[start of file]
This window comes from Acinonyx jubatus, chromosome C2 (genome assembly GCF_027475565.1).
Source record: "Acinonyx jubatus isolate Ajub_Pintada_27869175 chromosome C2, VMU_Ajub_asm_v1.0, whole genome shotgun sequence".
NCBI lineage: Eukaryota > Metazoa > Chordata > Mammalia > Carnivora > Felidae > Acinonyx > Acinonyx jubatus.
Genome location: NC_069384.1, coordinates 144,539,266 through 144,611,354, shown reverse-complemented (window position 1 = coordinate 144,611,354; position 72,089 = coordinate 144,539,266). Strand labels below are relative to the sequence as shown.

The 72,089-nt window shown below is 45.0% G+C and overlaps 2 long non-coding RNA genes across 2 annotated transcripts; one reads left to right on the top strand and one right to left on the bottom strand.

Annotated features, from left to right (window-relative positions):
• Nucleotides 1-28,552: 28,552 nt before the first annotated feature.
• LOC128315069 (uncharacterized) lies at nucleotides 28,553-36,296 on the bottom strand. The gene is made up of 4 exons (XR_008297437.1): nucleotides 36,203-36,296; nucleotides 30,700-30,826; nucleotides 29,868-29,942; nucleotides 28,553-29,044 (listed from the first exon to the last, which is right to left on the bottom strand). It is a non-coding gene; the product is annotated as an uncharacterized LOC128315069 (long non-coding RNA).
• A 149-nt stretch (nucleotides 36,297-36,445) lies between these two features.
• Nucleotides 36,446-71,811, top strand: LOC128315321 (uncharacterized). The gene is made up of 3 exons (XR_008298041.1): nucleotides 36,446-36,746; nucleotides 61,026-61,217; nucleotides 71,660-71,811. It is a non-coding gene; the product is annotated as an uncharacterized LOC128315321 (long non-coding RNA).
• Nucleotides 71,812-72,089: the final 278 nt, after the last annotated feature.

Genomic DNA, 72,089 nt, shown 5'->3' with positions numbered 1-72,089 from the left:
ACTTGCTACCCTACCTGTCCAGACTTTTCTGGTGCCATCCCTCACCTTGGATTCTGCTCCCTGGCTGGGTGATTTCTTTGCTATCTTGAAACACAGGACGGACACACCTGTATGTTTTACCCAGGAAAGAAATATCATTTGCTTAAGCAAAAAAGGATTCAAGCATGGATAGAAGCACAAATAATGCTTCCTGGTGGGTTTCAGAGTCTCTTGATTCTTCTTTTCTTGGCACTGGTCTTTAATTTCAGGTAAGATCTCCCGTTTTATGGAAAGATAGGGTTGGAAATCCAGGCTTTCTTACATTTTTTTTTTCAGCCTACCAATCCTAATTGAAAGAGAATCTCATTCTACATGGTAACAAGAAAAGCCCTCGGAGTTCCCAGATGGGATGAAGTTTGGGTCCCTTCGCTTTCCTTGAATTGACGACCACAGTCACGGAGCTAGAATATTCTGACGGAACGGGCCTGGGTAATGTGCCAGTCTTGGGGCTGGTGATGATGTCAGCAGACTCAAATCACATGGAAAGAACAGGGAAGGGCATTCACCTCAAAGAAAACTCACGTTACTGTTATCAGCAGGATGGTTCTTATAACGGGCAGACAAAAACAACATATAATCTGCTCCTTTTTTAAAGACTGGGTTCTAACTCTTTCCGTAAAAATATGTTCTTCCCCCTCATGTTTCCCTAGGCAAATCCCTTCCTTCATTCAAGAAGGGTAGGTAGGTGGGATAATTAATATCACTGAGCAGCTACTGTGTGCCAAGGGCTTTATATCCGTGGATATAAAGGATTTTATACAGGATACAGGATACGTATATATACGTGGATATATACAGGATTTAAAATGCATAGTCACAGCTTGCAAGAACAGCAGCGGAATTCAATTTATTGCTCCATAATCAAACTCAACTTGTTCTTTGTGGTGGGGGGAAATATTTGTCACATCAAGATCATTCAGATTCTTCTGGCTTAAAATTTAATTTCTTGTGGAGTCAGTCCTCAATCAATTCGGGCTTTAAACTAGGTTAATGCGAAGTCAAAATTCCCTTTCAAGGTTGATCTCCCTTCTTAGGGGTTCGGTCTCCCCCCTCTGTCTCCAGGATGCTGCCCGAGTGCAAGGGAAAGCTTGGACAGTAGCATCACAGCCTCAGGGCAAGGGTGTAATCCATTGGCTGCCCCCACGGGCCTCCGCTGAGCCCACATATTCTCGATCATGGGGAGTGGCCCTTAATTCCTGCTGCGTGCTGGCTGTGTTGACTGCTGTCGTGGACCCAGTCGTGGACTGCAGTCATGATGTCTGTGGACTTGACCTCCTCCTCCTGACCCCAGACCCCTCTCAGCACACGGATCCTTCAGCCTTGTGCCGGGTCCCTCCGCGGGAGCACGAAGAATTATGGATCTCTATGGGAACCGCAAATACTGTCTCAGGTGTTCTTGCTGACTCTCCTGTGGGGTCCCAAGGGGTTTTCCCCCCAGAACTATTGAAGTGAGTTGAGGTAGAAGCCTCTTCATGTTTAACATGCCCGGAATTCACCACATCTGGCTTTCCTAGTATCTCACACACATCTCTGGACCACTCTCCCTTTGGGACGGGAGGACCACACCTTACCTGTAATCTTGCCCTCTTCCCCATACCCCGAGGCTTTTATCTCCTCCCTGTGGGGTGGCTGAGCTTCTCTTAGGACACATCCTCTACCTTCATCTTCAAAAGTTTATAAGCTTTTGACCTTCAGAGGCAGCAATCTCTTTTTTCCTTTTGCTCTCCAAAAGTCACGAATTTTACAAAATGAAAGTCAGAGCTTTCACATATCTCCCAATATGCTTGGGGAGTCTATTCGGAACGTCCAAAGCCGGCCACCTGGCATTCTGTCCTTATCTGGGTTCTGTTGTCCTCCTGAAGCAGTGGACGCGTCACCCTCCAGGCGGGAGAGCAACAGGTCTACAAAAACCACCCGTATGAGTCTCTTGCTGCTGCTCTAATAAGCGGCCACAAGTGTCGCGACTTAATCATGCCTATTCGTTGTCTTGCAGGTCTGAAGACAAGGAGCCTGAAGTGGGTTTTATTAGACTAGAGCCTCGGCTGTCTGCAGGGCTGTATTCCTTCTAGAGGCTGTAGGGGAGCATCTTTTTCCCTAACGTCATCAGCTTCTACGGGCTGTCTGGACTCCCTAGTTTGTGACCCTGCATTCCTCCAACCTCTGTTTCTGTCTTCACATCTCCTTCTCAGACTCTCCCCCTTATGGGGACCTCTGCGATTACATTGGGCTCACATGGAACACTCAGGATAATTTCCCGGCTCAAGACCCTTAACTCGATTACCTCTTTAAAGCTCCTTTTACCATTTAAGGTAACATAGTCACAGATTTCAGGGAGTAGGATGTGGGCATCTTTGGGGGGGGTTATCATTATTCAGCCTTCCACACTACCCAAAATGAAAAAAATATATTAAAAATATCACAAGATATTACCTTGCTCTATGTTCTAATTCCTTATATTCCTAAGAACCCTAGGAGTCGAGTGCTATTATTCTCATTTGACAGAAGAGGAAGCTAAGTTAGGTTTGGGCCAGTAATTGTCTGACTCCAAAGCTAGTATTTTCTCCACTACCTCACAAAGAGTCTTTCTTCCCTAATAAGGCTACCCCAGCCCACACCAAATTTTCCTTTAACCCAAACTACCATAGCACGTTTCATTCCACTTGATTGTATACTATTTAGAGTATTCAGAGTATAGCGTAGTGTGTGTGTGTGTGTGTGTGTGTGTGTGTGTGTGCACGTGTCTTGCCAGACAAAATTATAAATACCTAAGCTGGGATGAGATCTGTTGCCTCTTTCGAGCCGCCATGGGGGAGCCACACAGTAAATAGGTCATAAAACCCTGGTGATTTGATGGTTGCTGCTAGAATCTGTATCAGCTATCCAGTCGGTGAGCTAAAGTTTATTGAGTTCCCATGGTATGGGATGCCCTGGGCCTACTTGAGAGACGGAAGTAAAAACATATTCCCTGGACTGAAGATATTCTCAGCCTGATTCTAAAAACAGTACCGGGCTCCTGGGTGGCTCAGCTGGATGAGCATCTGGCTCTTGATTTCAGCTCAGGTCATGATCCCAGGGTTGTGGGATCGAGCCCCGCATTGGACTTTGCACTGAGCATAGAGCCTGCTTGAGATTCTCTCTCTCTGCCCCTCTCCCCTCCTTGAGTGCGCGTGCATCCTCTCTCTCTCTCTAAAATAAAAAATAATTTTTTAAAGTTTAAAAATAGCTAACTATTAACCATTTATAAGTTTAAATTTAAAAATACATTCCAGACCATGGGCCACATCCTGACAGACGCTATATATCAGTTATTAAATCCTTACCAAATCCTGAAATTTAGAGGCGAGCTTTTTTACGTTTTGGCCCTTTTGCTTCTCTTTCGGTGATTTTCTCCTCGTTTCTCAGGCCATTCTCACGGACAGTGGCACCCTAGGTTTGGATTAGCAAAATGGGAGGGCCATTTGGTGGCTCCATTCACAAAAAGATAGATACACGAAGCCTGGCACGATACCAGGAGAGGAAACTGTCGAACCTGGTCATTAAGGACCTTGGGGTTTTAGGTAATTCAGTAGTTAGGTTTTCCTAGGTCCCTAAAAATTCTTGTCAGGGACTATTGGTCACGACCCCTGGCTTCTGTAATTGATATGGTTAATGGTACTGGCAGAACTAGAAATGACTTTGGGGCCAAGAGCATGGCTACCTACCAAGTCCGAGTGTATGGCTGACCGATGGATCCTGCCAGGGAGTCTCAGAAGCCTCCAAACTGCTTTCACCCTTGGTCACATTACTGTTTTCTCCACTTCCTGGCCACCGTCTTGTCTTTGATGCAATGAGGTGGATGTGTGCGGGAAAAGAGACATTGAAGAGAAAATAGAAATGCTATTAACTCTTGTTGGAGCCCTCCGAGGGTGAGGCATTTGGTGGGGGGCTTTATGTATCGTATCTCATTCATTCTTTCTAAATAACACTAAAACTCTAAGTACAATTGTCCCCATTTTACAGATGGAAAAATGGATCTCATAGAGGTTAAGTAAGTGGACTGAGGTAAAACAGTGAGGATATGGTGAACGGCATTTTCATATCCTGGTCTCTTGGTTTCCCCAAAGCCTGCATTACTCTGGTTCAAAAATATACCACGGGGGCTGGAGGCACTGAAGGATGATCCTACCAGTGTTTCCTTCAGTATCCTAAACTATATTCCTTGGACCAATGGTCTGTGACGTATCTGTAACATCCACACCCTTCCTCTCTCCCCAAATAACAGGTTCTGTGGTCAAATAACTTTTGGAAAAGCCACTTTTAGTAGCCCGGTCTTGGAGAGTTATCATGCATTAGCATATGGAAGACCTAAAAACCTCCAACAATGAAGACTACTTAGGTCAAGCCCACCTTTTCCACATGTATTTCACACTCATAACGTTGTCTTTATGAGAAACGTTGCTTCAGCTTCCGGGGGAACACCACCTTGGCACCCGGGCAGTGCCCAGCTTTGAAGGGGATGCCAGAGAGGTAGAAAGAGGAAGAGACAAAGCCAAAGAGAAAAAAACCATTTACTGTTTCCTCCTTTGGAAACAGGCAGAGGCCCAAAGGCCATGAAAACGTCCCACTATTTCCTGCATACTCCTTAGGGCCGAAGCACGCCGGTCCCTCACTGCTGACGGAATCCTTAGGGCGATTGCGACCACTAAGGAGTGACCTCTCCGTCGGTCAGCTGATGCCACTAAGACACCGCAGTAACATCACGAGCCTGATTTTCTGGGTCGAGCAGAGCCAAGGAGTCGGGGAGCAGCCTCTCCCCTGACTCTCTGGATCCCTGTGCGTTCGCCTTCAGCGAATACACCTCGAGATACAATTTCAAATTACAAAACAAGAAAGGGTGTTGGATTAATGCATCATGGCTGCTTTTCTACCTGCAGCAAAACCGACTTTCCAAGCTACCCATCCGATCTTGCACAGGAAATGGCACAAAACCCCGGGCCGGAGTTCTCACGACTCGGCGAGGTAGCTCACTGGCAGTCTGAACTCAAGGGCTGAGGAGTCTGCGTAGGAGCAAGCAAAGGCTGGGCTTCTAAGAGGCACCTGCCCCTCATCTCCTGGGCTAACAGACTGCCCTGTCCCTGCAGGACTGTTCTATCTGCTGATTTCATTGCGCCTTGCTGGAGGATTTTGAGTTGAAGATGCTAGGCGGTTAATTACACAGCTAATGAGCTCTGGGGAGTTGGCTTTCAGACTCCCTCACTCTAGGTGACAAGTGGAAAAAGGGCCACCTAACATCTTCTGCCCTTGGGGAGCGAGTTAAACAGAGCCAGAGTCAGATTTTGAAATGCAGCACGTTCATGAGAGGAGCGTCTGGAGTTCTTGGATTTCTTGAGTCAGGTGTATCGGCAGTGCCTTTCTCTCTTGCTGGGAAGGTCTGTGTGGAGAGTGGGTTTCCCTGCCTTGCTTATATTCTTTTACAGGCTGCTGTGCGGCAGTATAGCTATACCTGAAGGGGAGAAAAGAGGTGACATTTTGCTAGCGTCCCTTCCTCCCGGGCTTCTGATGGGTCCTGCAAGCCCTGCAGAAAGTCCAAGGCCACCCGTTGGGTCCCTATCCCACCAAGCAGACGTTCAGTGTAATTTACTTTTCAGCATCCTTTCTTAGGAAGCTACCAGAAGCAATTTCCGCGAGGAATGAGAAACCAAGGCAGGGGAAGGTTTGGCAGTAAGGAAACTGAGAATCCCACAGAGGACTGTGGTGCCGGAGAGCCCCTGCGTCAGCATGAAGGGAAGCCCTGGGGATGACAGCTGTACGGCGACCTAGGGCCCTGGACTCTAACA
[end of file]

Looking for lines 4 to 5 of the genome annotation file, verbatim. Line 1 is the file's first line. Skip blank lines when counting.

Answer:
Genome location: NC_069384.1, coordinates 144,539,266 through 144,611,354, shown reverse-complemented (window position 1 = coordinate 144,611,354; position 72,089 = coordinate 144,539,266). Strand labels below are relative to the sequence as shown.

The 72,089-nt window shown below is 45.0% G+C and overlaps 2 long non-coding RNA genes across 2 annotated transcripts; one reads left to right on the top strand and one right to left on the bottom strand.